A test to measure problem-solving skills in science of children in grades one, two, and three

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Abstract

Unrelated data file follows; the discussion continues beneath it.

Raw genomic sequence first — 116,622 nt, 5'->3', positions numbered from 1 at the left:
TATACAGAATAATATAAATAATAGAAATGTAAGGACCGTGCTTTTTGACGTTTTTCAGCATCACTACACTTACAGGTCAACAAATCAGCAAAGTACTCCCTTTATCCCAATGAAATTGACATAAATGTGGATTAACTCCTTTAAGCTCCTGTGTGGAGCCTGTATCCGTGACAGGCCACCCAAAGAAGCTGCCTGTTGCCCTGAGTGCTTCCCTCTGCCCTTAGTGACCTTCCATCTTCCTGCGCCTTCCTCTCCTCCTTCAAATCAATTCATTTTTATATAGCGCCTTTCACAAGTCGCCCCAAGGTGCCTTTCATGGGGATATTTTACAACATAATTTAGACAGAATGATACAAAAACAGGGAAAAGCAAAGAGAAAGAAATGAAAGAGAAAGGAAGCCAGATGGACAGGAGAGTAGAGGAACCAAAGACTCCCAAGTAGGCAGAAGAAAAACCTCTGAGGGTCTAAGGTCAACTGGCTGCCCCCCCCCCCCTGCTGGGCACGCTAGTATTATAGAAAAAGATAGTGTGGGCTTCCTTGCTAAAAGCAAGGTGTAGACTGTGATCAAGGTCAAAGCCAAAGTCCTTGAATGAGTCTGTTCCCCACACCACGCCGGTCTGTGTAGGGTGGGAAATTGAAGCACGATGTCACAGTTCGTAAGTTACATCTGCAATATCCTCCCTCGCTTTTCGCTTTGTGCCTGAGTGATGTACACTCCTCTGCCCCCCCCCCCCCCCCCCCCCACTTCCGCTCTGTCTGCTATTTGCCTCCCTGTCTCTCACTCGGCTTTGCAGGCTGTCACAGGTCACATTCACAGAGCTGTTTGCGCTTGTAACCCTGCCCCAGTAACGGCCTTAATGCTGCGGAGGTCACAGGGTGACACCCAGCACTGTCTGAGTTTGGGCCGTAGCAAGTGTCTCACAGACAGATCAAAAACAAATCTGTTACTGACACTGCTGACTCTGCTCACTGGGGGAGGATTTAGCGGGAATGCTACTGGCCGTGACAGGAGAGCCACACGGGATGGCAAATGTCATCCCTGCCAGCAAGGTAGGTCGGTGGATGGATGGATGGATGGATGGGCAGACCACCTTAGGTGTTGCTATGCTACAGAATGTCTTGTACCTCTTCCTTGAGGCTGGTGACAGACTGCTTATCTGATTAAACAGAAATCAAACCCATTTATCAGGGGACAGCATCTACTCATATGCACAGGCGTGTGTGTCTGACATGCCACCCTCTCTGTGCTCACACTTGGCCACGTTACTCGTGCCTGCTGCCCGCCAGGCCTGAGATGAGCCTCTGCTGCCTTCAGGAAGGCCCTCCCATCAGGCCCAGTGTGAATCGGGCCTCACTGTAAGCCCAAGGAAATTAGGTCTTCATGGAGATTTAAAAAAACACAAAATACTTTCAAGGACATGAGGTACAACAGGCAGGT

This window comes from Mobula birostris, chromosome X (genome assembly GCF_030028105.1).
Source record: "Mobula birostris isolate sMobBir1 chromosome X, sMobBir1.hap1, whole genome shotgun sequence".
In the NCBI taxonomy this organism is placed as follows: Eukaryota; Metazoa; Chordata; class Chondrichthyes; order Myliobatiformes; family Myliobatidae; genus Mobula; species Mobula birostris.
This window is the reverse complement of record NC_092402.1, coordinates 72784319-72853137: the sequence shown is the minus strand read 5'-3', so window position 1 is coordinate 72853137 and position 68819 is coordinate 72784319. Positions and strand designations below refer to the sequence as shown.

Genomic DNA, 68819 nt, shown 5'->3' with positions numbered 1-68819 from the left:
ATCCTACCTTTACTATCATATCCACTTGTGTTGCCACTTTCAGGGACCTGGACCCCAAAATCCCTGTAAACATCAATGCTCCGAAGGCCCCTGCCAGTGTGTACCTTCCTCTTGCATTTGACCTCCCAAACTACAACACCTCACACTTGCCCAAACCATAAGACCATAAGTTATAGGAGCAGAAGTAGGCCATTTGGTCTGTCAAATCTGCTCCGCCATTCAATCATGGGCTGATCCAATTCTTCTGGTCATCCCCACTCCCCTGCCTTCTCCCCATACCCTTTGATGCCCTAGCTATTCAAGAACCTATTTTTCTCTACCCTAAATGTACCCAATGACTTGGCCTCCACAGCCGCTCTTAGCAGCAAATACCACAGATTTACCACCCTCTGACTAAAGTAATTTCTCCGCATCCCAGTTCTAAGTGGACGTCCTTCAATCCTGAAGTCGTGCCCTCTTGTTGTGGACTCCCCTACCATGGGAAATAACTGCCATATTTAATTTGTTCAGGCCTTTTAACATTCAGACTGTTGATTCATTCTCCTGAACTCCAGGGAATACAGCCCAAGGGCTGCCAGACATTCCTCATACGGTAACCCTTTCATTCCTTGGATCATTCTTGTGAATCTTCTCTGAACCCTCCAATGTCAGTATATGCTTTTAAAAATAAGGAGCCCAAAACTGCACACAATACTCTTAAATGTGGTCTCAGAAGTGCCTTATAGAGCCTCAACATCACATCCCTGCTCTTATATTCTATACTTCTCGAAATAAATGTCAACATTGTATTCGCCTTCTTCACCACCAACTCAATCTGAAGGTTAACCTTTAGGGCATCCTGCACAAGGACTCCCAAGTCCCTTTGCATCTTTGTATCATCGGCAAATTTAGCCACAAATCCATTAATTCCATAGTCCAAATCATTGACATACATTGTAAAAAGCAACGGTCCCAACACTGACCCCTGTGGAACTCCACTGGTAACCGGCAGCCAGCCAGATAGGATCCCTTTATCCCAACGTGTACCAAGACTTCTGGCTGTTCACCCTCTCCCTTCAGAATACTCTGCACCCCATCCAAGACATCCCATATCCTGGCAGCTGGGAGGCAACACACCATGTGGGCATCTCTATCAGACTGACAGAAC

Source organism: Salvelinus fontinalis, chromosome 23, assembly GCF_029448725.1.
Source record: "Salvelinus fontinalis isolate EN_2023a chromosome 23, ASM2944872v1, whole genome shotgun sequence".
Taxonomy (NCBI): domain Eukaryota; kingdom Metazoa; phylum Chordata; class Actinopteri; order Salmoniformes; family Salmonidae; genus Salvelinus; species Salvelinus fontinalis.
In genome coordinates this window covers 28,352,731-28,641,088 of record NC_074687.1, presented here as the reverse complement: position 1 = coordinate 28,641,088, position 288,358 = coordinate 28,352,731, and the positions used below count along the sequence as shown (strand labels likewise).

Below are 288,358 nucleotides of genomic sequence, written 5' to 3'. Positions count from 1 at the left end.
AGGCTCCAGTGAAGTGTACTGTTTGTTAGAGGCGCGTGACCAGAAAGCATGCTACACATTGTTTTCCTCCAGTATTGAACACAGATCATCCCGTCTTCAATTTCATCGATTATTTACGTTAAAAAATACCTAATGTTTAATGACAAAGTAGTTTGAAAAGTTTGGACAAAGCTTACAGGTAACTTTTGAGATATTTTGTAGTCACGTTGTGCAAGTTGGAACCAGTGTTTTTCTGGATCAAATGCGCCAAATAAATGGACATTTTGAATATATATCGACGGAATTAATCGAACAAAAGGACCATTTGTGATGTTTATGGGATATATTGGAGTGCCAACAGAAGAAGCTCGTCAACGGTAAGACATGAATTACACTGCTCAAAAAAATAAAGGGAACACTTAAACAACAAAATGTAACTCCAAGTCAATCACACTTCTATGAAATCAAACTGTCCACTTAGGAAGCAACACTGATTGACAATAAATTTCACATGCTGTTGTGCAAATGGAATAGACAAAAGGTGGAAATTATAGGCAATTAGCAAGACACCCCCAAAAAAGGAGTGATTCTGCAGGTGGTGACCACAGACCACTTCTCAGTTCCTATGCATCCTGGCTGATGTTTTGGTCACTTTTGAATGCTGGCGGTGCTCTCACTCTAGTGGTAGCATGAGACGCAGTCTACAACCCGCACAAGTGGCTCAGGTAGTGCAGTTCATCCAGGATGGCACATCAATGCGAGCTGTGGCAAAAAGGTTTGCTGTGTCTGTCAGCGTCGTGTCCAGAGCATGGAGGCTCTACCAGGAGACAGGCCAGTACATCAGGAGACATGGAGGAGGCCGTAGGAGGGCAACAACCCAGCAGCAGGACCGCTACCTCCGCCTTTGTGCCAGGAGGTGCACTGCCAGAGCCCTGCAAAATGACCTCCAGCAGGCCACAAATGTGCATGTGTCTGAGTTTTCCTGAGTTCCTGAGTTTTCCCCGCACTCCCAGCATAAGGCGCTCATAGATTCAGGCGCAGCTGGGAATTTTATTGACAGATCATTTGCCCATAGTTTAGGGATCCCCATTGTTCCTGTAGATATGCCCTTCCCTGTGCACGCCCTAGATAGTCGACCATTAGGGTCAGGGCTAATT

The aim of this study was to develop a reliable and valid group test that would evaluate some of the science problem-solving skills of children in grades one, two, and three. The primary grade children used in this study were from three different socio-economic areas: Area I has been described as a low-income urban section; Area II is characterized as a middle-income outlying-urban area; and Area III is a high-income suburban region. The problem-solving skills identified for use in this instrument are: (1) the ability to recognize the problem presented; (2) an understanding of science principles needed to solve the problem; (3) the ability to collect data; and (4) the ability to reason with “if-then” statements. The findings from the preliminary testing were used to clarify ambiguities in test directions and format and to calculate the difficulty and discrimination of each test item. After an item-by-item analysis of student performance, a final form of the instrument was constructed. The data from this final form was used to determine time limits, scoring procedures, test validity, reliability, and norms.

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